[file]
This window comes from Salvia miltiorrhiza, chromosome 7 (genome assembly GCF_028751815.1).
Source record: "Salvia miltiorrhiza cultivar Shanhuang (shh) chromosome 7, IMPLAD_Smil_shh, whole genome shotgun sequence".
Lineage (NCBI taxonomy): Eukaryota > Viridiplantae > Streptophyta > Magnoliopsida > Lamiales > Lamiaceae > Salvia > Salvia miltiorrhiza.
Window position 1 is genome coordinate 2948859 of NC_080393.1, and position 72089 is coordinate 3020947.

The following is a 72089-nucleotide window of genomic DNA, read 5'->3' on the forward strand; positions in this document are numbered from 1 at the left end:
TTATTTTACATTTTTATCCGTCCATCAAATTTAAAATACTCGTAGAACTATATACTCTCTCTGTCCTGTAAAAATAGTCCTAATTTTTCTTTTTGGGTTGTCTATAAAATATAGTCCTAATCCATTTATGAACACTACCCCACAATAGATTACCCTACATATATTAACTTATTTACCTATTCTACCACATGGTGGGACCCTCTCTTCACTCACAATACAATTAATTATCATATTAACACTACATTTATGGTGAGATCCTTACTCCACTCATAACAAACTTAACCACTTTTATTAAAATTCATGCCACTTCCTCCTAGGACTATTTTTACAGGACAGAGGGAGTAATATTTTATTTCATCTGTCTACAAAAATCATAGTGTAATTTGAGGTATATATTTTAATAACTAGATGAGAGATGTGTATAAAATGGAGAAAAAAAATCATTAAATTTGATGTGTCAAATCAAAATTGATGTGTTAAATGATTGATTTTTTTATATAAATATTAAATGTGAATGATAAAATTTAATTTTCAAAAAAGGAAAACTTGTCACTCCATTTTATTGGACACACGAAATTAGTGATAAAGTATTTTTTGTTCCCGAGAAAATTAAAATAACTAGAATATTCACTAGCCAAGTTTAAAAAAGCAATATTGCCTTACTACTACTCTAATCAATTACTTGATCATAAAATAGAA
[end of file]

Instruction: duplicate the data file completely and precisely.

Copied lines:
This window comes from Salvia miltiorrhiza, chromosome 7 (genome assembly GCF_028751815.1).
Source record: "Salvia miltiorrhiza cultivar Shanhuang (shh) chromosome 7, IMPLAD_Smil_shh, whole genome shotgun sequence".
Lineage (NCBI taxonomy): Eukaryota > Viridiplantae > Streptophyta > Magnoliopsida > Lamiales > Lamiaceae > Salvia > Salvia miltiorrhiza.
Window position 1 is genome coordinate 2948859 of NC_080393.1, and position 72089 is coordinate 3020947.

The following is a 72089-nucleotide window of genomic DNA, read 5'->3' on the forward strand; positions in this document are numbered from 1 at the left end:
TTATTTTACATTTTTATCCGTCCATCAAATTTAAAATACTCGTAGAACTATATACTCTCTCTGTCCTGTAAAAATAGTCCTAATTTTTCTTTTTGGGTTGTCTATAAAATATAGTCCTAATCCATTTATGAACACTACCCCACAATAGATTACCCTACATATATTAACTTATTTACCTATTCTACCACATGGTGGGACCCTCTCTTCACTCACAATACAATTAATTATCATATTAACACTACATTTATGGTGAGATCCTTACTCCACTCATAACAAACTTAACCACTTTTATTAAAATTCATGCCACTTCCTCCTAGGACTATTTTTACAGGACAGAGGGAGTAATATTTTATTTCATCTGTCTACAAAAATCATAGTGTAATTTGAGGTATATATTTTAATAACTAGATGAGAGATGTGTATAAAATGGAGAAAAAAAATCATTAAATTTGATGTGTCAAATCAAAATTGATGTGTTAAATGATTGATTTTTTTATATAAATATTAAATGTGAATGATAAAATTTAATTTTCAAAAAAGGAAAACTTGTCACTCCATTTTATTGGACACACGAAATTAGTGATAAAGTATTTTTTGTTCCCGAGAAAATTAAAATAACTAGAATATTCACTAGCCAAGTTTAAAAAAGCAATATTGCCTTACTACTACTCTAATCAATTACTTGATCATAAAATAGAA